Lord Thomas of Dumfries was a Royal Chartered Baron and significant landholder of record under King James I of Scotland.  
                                                    
Lord Alexander Gibson - 1421 to 1462  youngest  son of Thomas, 4 male children lived past infancy.
                (Alex)                                Alexander married Lady Elizabeth of Dumfries, Scotland.
                                                          Lord Alexander of Dumfries was a Chartered Free Baron under King James II
of Scotland.  

Lord Andrew Gibson
-1442 to 1503  2nd son of Alexander, 4 male children lived past infancy.
                                                          Andrew married Lady Margaret Stirling, the daughter of  Lord George Stirling of Goldingstones, County Fife, Scotland
                                                          The grandfather of Margaret was Lord George Dunbar, The 4th Earl of March, of Dunbar, East Lothian, Scotland.
                                                          Lord Andrew of Dumfries was a Chartered Free Baron under King James III of Scotland.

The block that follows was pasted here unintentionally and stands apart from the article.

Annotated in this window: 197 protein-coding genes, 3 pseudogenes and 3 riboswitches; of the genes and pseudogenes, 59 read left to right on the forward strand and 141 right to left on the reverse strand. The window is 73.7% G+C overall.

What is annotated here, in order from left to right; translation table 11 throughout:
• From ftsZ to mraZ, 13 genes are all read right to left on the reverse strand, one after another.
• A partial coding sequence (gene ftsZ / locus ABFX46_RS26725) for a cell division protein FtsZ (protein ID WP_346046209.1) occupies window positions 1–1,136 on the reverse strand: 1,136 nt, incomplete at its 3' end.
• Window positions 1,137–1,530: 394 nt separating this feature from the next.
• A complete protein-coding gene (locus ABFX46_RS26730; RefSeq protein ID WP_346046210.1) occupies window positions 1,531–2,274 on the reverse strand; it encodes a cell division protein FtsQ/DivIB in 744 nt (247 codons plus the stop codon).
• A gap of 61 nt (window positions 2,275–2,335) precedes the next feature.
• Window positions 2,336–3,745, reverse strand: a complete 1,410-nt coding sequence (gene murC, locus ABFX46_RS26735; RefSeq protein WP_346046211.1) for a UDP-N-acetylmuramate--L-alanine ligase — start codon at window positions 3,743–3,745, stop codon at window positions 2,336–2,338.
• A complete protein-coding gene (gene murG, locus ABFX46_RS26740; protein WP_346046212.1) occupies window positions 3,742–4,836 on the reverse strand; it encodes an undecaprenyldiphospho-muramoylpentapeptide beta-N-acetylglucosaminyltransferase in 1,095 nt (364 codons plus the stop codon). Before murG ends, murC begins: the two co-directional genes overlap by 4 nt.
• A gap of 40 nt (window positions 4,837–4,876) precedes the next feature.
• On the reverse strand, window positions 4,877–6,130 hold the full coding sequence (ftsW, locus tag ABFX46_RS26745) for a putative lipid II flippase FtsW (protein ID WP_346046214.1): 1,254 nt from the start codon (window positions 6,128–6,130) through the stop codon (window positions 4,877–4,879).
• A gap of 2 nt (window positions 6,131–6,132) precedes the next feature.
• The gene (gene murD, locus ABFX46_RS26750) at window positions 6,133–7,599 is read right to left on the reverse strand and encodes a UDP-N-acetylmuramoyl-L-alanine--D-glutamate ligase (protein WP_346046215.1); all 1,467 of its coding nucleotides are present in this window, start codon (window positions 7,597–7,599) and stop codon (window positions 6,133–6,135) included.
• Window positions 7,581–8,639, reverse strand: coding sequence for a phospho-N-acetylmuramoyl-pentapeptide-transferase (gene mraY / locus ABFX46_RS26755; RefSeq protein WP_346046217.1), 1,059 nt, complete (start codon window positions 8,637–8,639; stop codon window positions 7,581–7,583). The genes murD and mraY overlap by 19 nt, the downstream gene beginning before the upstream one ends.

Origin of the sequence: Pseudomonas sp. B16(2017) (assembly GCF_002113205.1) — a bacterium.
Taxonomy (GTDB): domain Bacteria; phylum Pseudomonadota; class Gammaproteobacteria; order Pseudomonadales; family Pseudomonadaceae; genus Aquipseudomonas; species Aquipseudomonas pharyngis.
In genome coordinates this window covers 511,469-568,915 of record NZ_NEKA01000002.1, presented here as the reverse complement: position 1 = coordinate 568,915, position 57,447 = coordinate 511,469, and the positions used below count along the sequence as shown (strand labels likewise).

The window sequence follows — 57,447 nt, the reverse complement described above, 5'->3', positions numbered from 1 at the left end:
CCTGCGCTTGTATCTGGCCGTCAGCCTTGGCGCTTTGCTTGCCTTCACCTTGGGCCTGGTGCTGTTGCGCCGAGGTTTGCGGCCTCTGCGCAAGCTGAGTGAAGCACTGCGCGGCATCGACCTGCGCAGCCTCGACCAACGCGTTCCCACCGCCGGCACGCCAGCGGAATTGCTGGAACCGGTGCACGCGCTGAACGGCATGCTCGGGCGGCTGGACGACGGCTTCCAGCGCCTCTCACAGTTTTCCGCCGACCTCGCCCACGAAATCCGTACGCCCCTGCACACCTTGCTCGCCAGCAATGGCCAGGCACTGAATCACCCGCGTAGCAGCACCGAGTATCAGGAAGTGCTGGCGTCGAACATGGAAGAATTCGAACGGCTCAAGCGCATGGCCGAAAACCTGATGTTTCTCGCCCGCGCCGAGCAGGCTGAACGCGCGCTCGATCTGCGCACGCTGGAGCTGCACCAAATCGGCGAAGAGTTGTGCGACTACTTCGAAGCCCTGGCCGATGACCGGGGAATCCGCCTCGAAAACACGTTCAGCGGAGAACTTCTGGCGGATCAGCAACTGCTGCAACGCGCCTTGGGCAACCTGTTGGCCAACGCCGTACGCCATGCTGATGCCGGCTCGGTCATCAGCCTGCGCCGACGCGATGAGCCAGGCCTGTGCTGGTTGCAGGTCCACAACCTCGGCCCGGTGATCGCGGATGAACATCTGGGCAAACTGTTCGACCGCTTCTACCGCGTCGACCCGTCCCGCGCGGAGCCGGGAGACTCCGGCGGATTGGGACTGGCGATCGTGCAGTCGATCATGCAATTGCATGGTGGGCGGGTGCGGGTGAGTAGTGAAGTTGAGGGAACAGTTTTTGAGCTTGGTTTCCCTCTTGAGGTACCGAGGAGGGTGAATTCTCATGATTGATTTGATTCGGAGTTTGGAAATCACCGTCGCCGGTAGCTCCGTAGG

Lord Thomas Gibson1469 to 1515  youngest son of Andrew, 3 male children lived past infancy.  He was the "First Gibson of Durie".
                                                          Thomas married Lady Elizabeth Erskine, the daughter of John Erskine, the 4th Laird of Dun, of Angus, Scotland.
                                                          Lord Thomas was a Clerk of Sessions of High Court of Scotland and Free Baron of Goldingstones, County Fife, Scotland under King James IV.
                                                          The Clerk of Sessions of the Lord High Admiral Court of Scotland was a high position of leadership and not a recorder of court events.

Accurate records of births during the 11th, 12th and 13th centuries are usually difficult to obtain and are estimated in some instances.
Some of these dates are from baptismal records and reasonable
as the Scottish Gibson family was descended from nobility and kept records of significant events.
The Gibson family, along with many other descendants of Auslan O’Cahan,
returned to their ancient homeland of Scotland,
and their descendants began the great migration to America in the early 1630's, many by way of Ireland and England.

Continue family tree with Lord Thomas Gibson.